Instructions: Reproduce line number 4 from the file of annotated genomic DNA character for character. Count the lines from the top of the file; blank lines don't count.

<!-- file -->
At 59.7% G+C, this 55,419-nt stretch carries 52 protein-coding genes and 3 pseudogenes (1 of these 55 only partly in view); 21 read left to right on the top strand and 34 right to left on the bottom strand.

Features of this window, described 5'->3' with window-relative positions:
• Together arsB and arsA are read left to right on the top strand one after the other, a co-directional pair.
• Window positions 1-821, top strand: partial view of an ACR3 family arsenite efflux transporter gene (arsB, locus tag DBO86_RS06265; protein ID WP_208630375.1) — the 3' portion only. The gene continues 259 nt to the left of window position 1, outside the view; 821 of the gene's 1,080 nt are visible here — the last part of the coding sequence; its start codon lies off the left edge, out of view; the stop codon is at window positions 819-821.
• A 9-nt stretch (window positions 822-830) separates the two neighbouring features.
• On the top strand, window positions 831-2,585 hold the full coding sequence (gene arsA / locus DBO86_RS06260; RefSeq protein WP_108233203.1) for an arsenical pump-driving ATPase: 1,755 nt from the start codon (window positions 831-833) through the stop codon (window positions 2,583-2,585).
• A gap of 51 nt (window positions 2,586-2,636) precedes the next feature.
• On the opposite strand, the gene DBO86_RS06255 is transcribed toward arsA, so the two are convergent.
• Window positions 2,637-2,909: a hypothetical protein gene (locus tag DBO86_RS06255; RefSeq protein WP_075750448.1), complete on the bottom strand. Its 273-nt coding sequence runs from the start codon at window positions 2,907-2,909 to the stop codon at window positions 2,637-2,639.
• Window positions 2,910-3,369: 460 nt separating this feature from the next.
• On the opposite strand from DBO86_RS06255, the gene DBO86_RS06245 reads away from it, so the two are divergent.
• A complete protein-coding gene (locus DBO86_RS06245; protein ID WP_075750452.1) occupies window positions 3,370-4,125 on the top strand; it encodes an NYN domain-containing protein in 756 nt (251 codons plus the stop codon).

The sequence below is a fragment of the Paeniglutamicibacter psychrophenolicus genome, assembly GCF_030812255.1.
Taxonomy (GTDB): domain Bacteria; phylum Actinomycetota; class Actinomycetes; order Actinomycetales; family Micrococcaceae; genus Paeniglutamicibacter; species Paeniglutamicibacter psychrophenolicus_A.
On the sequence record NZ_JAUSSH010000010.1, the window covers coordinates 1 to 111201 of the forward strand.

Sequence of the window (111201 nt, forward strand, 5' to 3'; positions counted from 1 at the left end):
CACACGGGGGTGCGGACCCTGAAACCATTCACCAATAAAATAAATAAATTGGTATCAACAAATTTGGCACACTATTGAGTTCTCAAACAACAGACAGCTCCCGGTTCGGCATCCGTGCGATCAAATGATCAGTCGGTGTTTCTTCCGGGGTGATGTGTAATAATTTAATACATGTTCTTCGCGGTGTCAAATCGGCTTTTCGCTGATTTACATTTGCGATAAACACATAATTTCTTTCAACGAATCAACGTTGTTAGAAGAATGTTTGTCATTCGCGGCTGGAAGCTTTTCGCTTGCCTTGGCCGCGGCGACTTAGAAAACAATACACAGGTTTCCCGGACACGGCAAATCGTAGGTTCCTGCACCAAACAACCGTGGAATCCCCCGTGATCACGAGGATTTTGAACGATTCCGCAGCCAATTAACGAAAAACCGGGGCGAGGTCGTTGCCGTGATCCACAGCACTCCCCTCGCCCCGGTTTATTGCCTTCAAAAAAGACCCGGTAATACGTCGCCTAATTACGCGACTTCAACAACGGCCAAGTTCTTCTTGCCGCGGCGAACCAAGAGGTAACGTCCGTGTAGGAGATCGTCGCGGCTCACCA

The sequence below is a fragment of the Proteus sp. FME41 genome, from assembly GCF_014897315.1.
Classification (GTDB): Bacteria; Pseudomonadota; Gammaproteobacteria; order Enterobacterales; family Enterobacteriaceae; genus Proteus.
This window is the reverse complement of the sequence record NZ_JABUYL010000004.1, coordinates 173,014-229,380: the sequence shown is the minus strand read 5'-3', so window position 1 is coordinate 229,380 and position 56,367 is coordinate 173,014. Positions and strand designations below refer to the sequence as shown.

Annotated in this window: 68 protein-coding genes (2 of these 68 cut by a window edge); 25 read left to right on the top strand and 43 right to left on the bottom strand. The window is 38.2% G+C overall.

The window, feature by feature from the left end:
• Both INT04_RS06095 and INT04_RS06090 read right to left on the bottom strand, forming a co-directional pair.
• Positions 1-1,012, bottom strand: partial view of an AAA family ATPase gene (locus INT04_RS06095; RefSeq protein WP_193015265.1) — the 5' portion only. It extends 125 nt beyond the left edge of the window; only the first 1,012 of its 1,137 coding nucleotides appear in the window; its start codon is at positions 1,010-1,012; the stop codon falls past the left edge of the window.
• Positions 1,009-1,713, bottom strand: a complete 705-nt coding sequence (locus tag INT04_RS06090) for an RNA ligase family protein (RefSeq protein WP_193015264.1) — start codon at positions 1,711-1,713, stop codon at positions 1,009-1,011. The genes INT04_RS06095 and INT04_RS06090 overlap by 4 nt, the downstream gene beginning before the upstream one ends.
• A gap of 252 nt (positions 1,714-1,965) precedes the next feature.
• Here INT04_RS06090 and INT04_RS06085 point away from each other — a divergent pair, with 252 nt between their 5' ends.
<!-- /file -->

• Window positions 1-821, top strand: partial view of an ACR3 family arsenite efflux transporter gene (arsB, locus tag DBO86_RS06265; protein ID WP_208630375.1) — the 3' portion only. The gene continues 259 nt to the left of window position 1, outside the view; 821 of the gene's 1,080 nt are visible here — the last part of the coding sequence; its start codon lies off the left edge, out of view; the stop codon is at window positions 819-821.